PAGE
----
“Try not to stand on other people’s skis” - Chill Factore’s Guide to Skiing Etiquette
Your first ski holiday should be one of the most thrilling experiences of your life. But before you hit the slopes and take in the amazing view from the mountains, there are a few things you should know about skiing etiquette.
The basics of ski etiquette can easily be missed amongst all the excitement of your first snow holiday but speak any seasoned skier and they’ll tell you a story about their encounters with another less experienced skier that will make your ski boots curl. To make sure you stay safe on the mountains and don’t disgruntle any other skiers, check out our guide on skiing etiquette.
The ‘Ski Way’ Code
Just like driving a car or riding a bike, when you ski you need to be aware of your surroundings. Never forget that the person skiing in front of you has right of way, so be mindful of them and keep an eye on their movement. The skier behind you will automatically be held responsible for any collisions. So, try to avoid any mishaps by staying at a safe distance and keeping at a safe pace.
Blue, Red, Black Runs?
Most resorts use a system of colours to describe the difficulty and gradient of a run. For beginners, it’s typically recommended that you stick to the green and blue slopes as these runs have a gentler gradient with well groomed snow. This is why they’re perfect for skiers who are still getting to grips with the sport. If you’re making progress and feel confident enough to tackle a red or black run then give it a go. But if you’re unsure, it’s best to avoid these slopes and leave it to the more accomplished skiers. Red and black runs are typically steeper or narrower than blue slopes depending on which resort you are visiting.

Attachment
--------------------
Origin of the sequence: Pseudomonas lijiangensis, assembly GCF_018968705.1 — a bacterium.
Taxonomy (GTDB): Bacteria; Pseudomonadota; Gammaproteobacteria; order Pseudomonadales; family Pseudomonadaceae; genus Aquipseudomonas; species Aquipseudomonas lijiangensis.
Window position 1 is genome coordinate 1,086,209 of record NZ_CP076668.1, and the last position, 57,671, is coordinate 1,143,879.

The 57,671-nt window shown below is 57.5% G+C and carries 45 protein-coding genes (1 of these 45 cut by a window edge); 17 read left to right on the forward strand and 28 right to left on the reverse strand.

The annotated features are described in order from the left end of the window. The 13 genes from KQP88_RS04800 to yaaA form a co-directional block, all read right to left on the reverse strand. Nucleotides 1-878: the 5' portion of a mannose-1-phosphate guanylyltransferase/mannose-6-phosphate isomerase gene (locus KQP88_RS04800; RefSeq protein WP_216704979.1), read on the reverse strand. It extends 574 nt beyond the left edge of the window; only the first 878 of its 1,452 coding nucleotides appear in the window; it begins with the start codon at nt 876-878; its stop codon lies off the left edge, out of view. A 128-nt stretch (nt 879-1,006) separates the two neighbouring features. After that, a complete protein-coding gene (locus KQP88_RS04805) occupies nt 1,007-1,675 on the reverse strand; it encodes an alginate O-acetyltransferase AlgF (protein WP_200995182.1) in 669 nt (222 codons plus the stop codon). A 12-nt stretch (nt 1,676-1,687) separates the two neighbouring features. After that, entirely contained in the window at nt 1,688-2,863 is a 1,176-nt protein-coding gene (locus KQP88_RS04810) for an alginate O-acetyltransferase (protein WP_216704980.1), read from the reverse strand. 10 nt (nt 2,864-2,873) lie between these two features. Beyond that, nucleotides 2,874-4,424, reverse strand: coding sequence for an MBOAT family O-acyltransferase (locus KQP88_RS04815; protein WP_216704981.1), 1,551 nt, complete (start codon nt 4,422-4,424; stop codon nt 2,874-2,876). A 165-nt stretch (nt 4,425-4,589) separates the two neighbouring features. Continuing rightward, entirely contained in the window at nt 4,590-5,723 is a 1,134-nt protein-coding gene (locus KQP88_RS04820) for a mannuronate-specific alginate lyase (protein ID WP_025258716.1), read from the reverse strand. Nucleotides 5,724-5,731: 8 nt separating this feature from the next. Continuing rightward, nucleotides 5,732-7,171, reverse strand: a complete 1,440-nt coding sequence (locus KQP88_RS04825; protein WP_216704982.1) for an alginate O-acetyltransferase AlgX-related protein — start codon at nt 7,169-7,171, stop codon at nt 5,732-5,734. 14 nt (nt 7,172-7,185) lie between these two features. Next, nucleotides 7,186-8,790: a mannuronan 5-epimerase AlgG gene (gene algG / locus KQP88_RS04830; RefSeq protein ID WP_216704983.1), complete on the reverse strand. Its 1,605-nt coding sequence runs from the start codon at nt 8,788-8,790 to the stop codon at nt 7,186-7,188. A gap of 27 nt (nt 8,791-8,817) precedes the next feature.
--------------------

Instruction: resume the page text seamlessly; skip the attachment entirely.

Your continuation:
It’s always worth checking your resort’s grading system before you hit the slopes though.
Watch Your Speed
We know it’s tempting to hurtle down the mountain as fast as you can, particularly when the piste is wide, but it’s really important to make sure that you’re confident that you can turn and make quick stops where necessary. All in all, you should only ever travel at speeds you are comfortable with.
“You’re On My Skis”
Sometimes this is a difficult one to achieve, particularly when you have to queue for the lift. But no skier or snowboarder want’s their equipment stepped on, scuffed or scratched by another skier. Equipment can be pretty pricey and, trust us, it’s not worth the dirty looks you’ll undoubtedly receive.
Where to Stop Safely
If you get tired or need a break make sure you stop at the side of the run and not in the middle of the slope! The safest place you can stop is in an area where you’re not concealed from other skiers or snowboarders who are heading down the mountain behind you. Many new skiers make this mistake, particularly when skiing in large groups. By finding a visible spot at the side of the run you are placing yourself out of harms way and you make it easier for descending skiers to pass by.
Spraying Strangers With Snow
When you are on the slopes and you’re looking to finish your decent off with a flurry finish it’s best to try and avoid spraying any unsuspecting strangers with snow. Unsurprisingly, strangers don’t like this and there’s nothing worse than someone spraying a large burst of cold, wet snow down the back of your jacket. But by all means, spray your own party as much as you want! It never gets old.
Try not to let any of the above put you off skiing. These are just a few simple guidelines that we recommend you follow. You’re only on the mountains for a short amount of time, so don’t forget to enjoy every second of it!
If you’d like to put our guide into practice, why not visit our 180 metre real snow slope with one of our Lift Passes?